Another side effect I have noticed about engines that tend to run too cold seems to be more carbon build up in the intake ports and on the back of the intake valves, leading to more cold start stalls, usually the first start of the morning.
I had this problem with my daughters 20 Valve 4 cylinder turbo VW, yea you read that correct 3 (three) intake valves!! The stat was bad for a while in her car and it had no gauge and no way to read the temp without a scan tool that could read real time data.
Replaced the thermostat in her car, was only running about 180, put the 185 stat in the car, BANG, 200-205F rock solid (again temp sensor is in the rear of the cylinder head). Then ran a number (4-5) of Techron treatments back to back (Costco had a 6 pack on sale for about $18, probably should have bought way more!!) after replacing the thermostat and low and behold the car has no more cold start stalling on the first start of the morning.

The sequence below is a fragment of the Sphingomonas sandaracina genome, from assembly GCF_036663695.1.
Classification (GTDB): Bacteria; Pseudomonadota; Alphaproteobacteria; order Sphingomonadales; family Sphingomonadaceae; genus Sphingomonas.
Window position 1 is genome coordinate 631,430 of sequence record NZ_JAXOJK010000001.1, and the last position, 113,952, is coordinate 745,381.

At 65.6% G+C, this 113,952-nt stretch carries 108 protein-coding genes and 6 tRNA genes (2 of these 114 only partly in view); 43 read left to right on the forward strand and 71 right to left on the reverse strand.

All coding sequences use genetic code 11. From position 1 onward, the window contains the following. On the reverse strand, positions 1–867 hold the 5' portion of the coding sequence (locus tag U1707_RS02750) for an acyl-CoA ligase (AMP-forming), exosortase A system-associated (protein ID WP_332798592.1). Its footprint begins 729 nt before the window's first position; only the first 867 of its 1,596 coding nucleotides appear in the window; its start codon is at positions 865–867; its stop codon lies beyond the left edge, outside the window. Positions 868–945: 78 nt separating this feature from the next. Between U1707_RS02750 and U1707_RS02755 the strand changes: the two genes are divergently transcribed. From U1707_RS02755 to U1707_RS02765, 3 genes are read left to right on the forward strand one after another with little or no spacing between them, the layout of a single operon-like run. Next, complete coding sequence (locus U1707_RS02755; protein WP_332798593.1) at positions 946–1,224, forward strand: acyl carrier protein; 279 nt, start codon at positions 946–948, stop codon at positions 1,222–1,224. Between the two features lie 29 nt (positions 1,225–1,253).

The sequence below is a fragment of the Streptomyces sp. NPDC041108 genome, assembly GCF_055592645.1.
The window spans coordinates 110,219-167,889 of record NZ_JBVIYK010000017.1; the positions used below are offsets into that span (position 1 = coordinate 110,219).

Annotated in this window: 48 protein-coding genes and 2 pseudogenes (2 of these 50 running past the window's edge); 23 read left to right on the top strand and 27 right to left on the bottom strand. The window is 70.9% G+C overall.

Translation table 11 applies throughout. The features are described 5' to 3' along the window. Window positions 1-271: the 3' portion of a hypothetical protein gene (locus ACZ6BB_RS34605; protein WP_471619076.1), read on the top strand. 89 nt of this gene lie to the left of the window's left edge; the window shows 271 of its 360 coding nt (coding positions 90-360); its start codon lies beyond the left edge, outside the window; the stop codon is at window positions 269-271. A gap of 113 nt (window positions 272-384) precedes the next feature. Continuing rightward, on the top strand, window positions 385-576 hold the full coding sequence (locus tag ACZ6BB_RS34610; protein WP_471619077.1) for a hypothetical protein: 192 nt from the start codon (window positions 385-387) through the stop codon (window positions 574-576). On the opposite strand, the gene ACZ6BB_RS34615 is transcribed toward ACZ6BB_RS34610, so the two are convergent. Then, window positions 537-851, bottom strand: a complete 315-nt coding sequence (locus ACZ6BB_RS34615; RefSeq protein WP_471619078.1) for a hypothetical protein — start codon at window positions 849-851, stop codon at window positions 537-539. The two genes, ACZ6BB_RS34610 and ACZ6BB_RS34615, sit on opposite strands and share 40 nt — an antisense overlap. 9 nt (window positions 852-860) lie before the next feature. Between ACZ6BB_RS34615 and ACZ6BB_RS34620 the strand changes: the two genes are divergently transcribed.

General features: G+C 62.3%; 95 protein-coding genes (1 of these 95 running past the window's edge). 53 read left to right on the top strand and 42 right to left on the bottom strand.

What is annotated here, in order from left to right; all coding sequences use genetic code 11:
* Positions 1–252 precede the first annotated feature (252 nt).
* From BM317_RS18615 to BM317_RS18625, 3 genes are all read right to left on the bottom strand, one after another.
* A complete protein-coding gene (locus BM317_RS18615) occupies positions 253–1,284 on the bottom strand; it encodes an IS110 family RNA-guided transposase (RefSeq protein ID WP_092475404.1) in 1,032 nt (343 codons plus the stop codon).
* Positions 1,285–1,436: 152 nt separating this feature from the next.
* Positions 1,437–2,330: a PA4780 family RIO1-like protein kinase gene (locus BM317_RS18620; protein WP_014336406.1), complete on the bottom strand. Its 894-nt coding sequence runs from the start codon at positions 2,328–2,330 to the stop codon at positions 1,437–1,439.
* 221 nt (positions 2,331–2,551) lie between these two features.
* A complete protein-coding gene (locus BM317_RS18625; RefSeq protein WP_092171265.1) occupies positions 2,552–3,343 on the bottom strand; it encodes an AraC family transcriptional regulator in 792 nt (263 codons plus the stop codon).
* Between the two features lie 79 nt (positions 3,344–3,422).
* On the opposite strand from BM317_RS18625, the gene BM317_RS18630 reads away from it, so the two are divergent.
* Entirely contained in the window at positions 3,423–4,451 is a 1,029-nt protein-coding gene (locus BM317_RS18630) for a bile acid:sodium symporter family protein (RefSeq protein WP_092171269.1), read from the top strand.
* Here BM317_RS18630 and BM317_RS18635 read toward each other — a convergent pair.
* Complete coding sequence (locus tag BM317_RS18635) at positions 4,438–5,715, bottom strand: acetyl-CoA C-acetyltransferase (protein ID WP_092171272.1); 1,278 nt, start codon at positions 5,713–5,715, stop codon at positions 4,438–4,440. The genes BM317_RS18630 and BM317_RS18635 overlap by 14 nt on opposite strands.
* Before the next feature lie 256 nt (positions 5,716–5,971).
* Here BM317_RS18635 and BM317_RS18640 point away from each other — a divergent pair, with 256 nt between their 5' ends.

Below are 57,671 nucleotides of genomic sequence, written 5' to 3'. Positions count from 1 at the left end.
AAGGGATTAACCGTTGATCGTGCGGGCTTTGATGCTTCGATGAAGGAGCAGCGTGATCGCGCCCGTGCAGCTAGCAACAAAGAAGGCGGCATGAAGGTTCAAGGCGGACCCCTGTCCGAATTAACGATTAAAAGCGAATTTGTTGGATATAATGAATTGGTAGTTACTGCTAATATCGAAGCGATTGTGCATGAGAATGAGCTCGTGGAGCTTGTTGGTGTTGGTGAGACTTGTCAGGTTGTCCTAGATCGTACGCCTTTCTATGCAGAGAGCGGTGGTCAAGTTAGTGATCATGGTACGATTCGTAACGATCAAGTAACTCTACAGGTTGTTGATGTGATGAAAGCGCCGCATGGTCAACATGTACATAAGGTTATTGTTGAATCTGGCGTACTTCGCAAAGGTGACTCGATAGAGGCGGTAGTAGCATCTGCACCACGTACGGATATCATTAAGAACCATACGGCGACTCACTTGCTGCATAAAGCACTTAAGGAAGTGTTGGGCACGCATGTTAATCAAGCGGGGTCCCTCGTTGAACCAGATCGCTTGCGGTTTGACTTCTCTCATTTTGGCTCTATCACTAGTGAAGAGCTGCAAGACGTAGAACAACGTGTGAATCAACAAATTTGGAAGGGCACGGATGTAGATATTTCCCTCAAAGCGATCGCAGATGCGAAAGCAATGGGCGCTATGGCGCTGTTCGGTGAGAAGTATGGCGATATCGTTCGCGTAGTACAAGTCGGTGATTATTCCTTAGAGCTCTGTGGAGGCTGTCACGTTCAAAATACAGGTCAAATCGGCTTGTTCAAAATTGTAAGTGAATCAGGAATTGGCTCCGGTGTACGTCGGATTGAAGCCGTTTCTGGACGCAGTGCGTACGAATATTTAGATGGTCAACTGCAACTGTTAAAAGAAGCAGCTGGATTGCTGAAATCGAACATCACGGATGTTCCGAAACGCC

It is crazy how many in the VW forums have a temp code and the first thing the want to do is replace the temp sender. It is cheaper and easier than the thermostat, but it is a WAY FALSE theory based upon what I have been seeing in a lot of cars across the board. I do not trust any thermostat over 2 years old anymore, anything over 4 years, I almost always just replace it. I now carefully look at coolant temperatures with my scan tools, BUT the problem is without a baseline from a sample of cars, how do you know what the proper temperature should be??
I am finding that on almost all but the BMW M series cars, it seems 200-205F is a pretty typical range not during the heat of the summer. Again the engine design and where the temperature sender is located factors into what the "proper and normal" operation temperature should be.